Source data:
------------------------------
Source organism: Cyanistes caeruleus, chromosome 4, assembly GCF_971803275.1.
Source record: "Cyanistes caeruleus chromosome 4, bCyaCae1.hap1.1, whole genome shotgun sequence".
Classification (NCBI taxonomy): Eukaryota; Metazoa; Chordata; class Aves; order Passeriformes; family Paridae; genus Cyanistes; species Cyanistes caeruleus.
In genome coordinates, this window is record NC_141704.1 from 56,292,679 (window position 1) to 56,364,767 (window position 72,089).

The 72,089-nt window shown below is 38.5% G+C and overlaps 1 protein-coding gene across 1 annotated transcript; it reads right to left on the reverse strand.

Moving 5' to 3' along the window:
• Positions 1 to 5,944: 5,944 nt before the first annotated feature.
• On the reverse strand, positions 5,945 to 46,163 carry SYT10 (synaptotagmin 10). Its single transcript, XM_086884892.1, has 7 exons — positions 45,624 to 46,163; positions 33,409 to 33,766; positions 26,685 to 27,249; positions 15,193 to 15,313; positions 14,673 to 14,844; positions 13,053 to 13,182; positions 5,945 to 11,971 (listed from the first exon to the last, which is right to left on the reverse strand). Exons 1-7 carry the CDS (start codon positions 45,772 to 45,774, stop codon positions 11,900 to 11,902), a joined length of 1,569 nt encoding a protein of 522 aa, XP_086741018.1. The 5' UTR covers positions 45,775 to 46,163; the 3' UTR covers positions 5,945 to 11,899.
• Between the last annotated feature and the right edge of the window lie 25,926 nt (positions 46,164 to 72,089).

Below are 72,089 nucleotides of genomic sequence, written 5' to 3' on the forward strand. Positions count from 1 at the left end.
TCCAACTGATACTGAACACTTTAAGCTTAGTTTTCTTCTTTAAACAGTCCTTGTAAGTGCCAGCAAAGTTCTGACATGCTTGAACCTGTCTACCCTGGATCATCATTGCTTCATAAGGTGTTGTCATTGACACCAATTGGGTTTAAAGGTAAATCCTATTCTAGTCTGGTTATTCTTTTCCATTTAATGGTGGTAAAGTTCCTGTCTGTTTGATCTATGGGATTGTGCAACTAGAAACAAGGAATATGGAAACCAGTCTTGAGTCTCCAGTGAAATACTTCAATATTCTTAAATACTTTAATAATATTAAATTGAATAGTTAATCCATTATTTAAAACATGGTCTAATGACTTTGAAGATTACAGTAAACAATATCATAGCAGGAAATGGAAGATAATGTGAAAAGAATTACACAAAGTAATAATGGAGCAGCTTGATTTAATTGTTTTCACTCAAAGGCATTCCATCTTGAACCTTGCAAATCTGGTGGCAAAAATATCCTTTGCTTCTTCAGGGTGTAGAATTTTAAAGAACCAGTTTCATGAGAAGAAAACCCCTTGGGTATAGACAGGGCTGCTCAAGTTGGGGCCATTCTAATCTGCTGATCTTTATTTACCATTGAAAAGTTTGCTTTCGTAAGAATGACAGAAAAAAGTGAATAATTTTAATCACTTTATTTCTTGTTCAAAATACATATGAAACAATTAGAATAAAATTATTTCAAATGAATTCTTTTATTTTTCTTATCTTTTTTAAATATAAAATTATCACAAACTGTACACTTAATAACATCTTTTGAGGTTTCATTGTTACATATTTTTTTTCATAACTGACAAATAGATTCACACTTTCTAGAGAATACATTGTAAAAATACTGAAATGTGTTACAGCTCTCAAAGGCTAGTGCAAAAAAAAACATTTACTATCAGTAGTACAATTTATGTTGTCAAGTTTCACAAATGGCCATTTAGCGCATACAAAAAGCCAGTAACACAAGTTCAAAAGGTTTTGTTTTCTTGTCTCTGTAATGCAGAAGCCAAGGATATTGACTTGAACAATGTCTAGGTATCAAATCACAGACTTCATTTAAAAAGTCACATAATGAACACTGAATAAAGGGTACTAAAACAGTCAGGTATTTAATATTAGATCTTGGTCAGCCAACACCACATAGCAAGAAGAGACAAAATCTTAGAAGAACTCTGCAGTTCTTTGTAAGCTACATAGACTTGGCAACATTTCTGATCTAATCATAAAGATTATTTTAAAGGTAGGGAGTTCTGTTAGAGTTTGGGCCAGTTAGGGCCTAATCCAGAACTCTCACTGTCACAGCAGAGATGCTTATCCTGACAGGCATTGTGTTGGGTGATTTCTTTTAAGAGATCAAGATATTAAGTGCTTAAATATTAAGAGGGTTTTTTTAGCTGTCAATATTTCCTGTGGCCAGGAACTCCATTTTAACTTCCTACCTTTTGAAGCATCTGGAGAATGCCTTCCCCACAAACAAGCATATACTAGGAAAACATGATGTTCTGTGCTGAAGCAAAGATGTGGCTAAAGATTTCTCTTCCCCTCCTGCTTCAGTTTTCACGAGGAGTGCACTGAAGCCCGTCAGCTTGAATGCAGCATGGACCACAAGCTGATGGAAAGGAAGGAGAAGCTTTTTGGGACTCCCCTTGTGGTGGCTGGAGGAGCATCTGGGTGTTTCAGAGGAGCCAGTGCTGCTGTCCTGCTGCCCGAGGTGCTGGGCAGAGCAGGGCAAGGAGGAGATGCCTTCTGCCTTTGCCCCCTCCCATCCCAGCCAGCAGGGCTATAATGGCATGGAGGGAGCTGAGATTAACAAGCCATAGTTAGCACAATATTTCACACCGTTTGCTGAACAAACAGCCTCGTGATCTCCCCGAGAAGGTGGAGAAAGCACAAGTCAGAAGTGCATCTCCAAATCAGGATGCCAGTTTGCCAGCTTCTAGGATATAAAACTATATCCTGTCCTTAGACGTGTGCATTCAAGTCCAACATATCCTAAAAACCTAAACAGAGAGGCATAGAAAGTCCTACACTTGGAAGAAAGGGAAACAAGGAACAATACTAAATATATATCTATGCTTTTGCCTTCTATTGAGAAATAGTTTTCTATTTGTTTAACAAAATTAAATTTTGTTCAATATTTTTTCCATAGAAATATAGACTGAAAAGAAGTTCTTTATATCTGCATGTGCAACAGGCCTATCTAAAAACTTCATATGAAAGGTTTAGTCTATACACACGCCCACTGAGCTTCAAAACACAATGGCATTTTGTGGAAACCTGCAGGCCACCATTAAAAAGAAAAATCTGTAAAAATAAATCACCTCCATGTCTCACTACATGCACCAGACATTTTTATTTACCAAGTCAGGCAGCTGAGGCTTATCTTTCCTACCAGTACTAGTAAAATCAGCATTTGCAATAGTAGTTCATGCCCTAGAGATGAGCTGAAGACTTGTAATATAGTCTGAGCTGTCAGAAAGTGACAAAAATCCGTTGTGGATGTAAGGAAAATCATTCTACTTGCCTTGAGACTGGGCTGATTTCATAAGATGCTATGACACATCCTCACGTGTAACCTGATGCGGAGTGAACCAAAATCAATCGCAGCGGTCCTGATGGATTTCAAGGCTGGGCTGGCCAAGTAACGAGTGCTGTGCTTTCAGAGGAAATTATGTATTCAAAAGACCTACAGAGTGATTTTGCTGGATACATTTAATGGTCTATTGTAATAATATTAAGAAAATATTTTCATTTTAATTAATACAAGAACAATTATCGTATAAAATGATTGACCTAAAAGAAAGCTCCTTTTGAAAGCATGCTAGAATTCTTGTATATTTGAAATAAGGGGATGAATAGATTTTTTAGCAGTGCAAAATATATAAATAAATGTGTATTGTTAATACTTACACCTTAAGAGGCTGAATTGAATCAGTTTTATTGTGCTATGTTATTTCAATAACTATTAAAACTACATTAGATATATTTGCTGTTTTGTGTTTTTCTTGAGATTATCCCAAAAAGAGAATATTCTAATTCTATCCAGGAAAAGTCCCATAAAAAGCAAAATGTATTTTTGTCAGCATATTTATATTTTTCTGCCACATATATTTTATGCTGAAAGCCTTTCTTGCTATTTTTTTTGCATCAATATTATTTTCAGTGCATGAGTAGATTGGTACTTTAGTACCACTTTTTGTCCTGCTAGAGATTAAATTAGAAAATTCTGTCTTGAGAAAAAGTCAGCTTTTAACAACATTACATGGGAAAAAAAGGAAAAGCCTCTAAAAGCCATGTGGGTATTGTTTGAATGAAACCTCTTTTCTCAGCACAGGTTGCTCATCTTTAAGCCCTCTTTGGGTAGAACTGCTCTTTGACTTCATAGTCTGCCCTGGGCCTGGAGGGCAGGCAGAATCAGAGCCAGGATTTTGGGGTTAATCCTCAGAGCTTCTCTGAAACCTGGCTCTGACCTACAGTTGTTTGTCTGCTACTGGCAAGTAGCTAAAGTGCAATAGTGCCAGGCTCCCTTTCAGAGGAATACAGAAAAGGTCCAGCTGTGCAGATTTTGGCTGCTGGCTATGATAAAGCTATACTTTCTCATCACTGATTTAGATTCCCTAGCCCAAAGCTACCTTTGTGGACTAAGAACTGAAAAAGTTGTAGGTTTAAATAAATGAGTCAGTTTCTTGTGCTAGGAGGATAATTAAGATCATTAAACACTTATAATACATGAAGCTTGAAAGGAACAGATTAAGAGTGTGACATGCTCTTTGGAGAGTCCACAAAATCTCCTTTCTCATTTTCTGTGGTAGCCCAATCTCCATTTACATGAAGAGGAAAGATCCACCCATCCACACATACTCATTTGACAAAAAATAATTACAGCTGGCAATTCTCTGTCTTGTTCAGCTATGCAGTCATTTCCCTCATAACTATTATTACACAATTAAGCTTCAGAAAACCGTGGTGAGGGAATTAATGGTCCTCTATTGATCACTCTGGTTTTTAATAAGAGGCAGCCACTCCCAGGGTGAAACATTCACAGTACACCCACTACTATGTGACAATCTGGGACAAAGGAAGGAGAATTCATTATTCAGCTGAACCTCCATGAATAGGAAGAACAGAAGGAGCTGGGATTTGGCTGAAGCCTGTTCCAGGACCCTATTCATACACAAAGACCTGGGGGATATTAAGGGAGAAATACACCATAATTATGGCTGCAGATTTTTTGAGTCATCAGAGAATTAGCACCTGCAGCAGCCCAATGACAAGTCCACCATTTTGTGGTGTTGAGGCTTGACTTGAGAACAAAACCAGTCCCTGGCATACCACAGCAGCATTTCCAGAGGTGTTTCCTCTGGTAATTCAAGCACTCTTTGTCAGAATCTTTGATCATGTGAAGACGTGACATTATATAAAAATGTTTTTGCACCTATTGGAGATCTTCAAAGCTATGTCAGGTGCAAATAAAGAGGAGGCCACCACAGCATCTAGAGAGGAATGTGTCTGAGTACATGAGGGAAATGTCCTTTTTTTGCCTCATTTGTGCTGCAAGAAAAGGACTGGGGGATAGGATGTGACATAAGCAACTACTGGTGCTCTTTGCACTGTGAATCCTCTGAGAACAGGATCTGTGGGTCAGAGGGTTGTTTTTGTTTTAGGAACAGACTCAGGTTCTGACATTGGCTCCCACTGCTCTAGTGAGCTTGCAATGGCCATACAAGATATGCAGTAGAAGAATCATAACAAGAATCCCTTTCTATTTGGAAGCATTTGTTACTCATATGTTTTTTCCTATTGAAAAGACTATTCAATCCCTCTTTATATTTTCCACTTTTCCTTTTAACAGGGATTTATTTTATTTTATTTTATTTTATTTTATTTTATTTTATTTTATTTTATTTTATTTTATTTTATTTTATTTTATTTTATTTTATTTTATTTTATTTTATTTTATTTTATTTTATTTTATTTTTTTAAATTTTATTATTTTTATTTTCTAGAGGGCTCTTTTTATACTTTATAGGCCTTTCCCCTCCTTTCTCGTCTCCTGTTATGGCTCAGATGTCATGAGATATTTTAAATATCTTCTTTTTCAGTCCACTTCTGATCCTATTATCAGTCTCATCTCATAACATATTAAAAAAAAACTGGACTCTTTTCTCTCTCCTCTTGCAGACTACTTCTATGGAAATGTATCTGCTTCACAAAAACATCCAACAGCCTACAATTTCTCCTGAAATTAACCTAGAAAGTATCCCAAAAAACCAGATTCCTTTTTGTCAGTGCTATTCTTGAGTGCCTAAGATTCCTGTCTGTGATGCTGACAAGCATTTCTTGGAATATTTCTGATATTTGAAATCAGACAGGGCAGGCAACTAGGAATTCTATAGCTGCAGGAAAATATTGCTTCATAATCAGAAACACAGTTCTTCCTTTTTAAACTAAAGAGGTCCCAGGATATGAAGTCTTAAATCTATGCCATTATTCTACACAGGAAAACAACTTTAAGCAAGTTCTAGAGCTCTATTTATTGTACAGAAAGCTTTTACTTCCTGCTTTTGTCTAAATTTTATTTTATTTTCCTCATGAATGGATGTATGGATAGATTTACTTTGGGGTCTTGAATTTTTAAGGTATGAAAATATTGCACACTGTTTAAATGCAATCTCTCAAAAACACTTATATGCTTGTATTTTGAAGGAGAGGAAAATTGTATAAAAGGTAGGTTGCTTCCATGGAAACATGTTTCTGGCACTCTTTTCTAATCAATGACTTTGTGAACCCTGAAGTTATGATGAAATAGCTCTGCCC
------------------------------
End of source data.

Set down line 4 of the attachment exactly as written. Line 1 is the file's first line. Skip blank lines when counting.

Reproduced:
In genome coordinates, this window is record NC_141704.1 from 56,292,679 (window position 1) to 56,364,767 (window position 72,089).